Now that the Award has been issued it provides a normative and legal basis for ASEAN to press China to implement the DOC and reach agreement on the COC.
If China continues to curb its further militarization of the Spratly islands, the status quo would favor ASEAN in negotiations with China. The longer the status quo prevails, however, it will have the effect of undermining UNCLOS as a means of managing territorial disputes in the South China Sea and allow China to consolidate its presence on its artificial islands, two of which are low-tide elevations and not subject to appropriation.
Part 4. Implications for the International Community
Although the Award only concerns the Philippines and China, the Arbitral Tribunal’s clarification of the legal definition of what constitutes an island (entitled to a 12 nautical mile territorial sea and a 200 nautical mile Exclusive Economic Zone), rock (entitled to a 12 nautical mile territorial sea), and a low-tide elevation (not subject to appropriation) has global applicability. For example, excessive maritime claims made by Japan from Okinotorishima and by United States from Johnston atoll could be legally challenged.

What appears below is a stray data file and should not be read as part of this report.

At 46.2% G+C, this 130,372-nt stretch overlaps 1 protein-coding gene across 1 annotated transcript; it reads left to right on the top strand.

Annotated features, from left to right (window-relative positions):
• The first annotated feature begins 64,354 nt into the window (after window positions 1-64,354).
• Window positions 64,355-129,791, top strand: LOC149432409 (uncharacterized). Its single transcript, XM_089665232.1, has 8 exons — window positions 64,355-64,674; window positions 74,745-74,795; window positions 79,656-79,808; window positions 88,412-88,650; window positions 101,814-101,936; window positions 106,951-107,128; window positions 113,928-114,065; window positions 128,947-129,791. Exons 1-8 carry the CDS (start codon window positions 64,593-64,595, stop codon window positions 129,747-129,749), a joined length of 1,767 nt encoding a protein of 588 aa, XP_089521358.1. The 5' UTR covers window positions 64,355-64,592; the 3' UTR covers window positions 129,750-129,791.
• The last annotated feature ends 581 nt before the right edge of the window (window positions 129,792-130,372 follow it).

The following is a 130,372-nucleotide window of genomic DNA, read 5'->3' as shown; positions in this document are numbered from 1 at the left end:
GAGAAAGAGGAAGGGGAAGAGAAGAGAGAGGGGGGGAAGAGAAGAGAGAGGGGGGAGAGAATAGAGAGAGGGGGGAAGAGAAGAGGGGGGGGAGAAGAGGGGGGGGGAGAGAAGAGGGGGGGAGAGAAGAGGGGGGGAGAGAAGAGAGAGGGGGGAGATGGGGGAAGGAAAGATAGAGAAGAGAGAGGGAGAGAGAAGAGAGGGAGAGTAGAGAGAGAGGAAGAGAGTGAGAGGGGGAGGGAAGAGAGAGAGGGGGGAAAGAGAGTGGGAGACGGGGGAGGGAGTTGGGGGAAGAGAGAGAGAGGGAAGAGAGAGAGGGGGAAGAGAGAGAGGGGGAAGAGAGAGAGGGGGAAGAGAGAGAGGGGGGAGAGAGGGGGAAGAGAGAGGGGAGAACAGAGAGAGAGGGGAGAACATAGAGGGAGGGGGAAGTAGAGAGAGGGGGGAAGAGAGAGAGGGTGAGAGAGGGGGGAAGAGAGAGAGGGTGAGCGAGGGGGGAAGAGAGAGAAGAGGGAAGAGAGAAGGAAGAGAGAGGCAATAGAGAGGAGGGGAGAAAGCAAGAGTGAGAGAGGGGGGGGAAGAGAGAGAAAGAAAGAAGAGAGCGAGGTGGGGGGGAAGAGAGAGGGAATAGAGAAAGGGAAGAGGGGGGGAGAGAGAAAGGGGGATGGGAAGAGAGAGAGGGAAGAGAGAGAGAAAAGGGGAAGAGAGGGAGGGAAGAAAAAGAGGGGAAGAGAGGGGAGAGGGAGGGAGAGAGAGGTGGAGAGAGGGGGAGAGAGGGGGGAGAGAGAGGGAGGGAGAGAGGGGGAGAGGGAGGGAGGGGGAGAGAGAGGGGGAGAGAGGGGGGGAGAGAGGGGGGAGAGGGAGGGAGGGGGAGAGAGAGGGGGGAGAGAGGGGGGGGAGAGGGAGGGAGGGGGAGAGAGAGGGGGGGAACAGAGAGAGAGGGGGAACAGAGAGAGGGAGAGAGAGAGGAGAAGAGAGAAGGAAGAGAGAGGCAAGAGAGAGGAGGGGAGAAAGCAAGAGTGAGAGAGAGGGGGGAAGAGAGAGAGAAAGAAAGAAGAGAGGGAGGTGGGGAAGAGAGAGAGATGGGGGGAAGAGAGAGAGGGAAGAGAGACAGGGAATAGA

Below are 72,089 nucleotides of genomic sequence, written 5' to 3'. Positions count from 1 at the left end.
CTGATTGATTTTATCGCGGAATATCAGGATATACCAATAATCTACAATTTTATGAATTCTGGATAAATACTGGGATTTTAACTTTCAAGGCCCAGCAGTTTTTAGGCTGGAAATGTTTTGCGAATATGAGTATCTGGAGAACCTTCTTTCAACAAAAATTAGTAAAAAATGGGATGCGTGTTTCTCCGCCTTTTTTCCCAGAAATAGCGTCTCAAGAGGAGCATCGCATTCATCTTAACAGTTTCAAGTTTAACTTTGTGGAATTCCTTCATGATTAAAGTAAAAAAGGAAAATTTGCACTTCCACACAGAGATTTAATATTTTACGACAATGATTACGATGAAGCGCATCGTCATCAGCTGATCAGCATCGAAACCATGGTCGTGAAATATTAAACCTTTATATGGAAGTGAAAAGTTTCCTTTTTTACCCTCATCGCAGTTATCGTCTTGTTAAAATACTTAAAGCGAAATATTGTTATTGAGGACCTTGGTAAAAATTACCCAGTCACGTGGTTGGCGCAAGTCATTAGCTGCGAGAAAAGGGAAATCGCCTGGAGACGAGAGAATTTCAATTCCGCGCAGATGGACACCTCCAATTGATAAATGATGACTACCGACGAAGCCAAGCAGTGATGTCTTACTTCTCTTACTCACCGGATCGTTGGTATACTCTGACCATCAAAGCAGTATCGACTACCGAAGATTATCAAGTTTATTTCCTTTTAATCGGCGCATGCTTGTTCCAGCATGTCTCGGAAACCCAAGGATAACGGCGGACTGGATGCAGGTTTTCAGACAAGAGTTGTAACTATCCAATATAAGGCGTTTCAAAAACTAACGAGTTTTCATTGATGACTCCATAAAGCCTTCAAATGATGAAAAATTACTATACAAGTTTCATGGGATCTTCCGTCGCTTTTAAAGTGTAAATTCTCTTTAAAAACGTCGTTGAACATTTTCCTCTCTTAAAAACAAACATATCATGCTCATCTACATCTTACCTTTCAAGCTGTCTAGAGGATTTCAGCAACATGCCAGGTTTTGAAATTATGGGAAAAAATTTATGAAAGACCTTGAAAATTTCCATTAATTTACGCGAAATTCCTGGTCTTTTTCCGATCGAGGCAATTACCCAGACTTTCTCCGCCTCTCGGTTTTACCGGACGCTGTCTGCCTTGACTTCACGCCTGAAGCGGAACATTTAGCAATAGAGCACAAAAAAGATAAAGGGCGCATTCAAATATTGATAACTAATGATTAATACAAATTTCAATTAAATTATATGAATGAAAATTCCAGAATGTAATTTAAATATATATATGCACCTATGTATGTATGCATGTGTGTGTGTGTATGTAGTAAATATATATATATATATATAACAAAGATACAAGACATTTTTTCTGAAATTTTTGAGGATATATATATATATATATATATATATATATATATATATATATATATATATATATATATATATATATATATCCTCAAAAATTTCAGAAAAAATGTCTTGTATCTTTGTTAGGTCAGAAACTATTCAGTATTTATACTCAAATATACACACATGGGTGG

China’s refusal to comply with the Award will bring it into conflict with major maritime powers, particularly the United States. The U.S. has a long-standing Freedom of Navigation (FON) program specifically aimed at challenging excessive claims to maritime space. Although the United States has not ratified UNCLOS it is official U.S. policy to observe UNCLOS as part of customary international law. The Arbitral Tribunal’s rejection of China’s nine-dotted lines will mean that the U.S. Navy could sail through the Spratly islands to assert its freedom of navigation on the high seas. The U.S. Navy could also sail quite close to China’s artificial islands – Mischief and Subi reefs – because they have been classified as low-tide elevations. U.S. FON operational patrols (FONOPs) could result in increased tensions with China if not a misadventure.